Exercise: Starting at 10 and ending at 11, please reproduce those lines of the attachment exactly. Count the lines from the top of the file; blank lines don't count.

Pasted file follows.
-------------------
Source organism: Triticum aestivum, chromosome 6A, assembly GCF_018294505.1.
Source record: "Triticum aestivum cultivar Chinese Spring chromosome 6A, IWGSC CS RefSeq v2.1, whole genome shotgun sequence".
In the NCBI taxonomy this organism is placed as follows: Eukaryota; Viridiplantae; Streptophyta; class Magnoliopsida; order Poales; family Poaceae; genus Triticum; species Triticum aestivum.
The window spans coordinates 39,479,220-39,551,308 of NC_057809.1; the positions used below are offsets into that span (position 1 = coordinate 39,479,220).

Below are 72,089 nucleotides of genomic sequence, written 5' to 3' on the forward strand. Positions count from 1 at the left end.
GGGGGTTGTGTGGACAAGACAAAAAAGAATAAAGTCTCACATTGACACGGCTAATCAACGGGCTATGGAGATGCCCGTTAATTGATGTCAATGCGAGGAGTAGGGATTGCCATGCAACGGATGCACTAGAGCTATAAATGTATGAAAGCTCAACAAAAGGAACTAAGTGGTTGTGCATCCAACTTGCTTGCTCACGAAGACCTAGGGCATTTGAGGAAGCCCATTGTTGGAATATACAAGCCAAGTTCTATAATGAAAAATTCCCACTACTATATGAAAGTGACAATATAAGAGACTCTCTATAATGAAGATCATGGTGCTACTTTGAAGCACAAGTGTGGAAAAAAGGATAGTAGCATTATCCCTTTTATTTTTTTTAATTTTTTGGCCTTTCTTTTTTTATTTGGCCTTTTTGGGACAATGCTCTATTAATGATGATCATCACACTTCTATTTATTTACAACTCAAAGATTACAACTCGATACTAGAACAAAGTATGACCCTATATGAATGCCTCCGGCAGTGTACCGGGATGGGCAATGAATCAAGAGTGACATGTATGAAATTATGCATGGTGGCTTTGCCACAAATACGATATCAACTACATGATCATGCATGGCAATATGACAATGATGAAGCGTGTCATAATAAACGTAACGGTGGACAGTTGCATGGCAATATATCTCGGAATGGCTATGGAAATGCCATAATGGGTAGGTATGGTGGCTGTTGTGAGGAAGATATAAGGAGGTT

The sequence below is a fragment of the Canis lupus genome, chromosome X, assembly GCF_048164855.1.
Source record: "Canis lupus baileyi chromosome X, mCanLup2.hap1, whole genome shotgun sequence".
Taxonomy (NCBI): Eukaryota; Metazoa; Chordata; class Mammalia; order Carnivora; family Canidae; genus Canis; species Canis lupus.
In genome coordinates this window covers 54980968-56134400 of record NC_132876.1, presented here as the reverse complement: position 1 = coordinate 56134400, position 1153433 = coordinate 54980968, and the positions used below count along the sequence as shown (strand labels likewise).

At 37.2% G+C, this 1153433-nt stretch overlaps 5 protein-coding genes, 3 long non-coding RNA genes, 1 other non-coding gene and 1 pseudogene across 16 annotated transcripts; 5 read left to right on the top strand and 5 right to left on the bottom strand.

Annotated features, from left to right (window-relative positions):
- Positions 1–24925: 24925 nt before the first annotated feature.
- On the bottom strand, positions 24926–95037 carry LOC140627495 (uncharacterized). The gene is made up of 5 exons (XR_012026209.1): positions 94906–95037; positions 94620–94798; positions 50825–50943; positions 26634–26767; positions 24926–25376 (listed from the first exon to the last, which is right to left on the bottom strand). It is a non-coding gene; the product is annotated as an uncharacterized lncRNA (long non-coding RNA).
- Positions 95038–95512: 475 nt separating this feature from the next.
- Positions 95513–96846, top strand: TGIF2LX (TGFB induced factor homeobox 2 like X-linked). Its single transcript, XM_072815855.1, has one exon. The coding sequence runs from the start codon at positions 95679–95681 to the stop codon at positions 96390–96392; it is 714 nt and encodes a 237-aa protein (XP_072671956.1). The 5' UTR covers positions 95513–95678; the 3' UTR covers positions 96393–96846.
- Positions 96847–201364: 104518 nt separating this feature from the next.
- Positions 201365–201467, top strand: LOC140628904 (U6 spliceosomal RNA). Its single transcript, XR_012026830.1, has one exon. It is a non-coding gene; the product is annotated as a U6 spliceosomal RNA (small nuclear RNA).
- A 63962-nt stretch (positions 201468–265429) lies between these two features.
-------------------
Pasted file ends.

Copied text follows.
In genome coordinates this window covers 54980968-56134400 of record NC_132876.1, presented here as the reverse complement: position 1 = coordinate 56134400, position 1153433 = coordinate 54980968, and the positions used below count along the sequence as shown (strand labels likewise).

At 37.2% G+C, this 1153433-nt stretch overlaps 5 protein-coding genes, 3 long non-coding RNA genes, 1 other non-coding gene and 1 pseudogene across 16 annotated transcripts; 5 read left to right on the top strand and 5 right to left on the bottom strand.